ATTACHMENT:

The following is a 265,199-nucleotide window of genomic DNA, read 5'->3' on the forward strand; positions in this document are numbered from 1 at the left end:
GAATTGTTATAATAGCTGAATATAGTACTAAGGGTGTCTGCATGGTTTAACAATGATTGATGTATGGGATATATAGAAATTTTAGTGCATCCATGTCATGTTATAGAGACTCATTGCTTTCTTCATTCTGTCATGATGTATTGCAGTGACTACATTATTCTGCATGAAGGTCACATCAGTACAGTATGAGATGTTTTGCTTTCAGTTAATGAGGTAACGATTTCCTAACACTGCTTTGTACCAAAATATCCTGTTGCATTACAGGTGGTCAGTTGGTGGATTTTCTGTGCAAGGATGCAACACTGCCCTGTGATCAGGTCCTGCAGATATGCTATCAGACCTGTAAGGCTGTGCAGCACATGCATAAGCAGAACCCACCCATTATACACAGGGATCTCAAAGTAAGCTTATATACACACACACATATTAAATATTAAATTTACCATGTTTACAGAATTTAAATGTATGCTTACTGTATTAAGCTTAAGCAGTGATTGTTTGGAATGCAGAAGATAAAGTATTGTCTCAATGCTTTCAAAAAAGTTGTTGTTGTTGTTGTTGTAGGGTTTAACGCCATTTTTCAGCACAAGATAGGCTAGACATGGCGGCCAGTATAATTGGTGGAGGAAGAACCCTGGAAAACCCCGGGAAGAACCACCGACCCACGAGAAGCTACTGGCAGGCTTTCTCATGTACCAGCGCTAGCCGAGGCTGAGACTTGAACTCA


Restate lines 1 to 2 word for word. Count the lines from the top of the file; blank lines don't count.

The following is a 265,199-nucleotide window of genomic DNA, read 5'->3' on the forward strand; positions in this document are numbered from 1 at the left end:
GAATTGTTATAATAGCTGAATATAGTACTAAGGGTGTCTGCATGGTTTAACAATGATTGATGTATGGGATATATAGAAATTTTAGTGCATCCATGTCATGTTATAGAGACTCATTGCTTTCTTCATTCTGTCATGATGTATTGCAGTGACTACATTATTCTGCATGAAGGTCACATCAGTACAGTATGAGATGTTTTGCTTTCAGTTAATGAGGTAACGATTTCCTAACACTGCTTTGTACCAAAATATCCTGTTGCATTACAGGTGGTCAGTTGGTGGATTTTCTGTGCAAGGATGCAACACTGCCCTGTGATCAGGTCCTGCAGATATGCTATCAGACCTGTAAGGCTGTGCAGCACATGCATAAGCAGAACCCACCCATTATACACAGGGATCTCAAAGTAAGCTTATATACACACACACATATTAAATATTAAATTTACCATGTTTACAGAATTTAAATGTATGCTTACTGTATTAAGCTTAAGCAGTGATTGTTTGGAATGCAGAAGATAAAGTATTGTCTCAATGCTTTCAAAAAAGTTGTTGTTGTTGTTGTTGTAGGGTTTAACGCCATTTTTCAGCACAAGATAGGCTAGACATGGCGGCCAGTATAATTGGTGGAGGAAGAACCCTGGAAAACCCCGGGAAGAACCACCGACCCACGAGAAGCTACTGGCAGGCTTTCTCATGTACCAGCGCTAGCCGAGGCTGAGACTTGAACTCA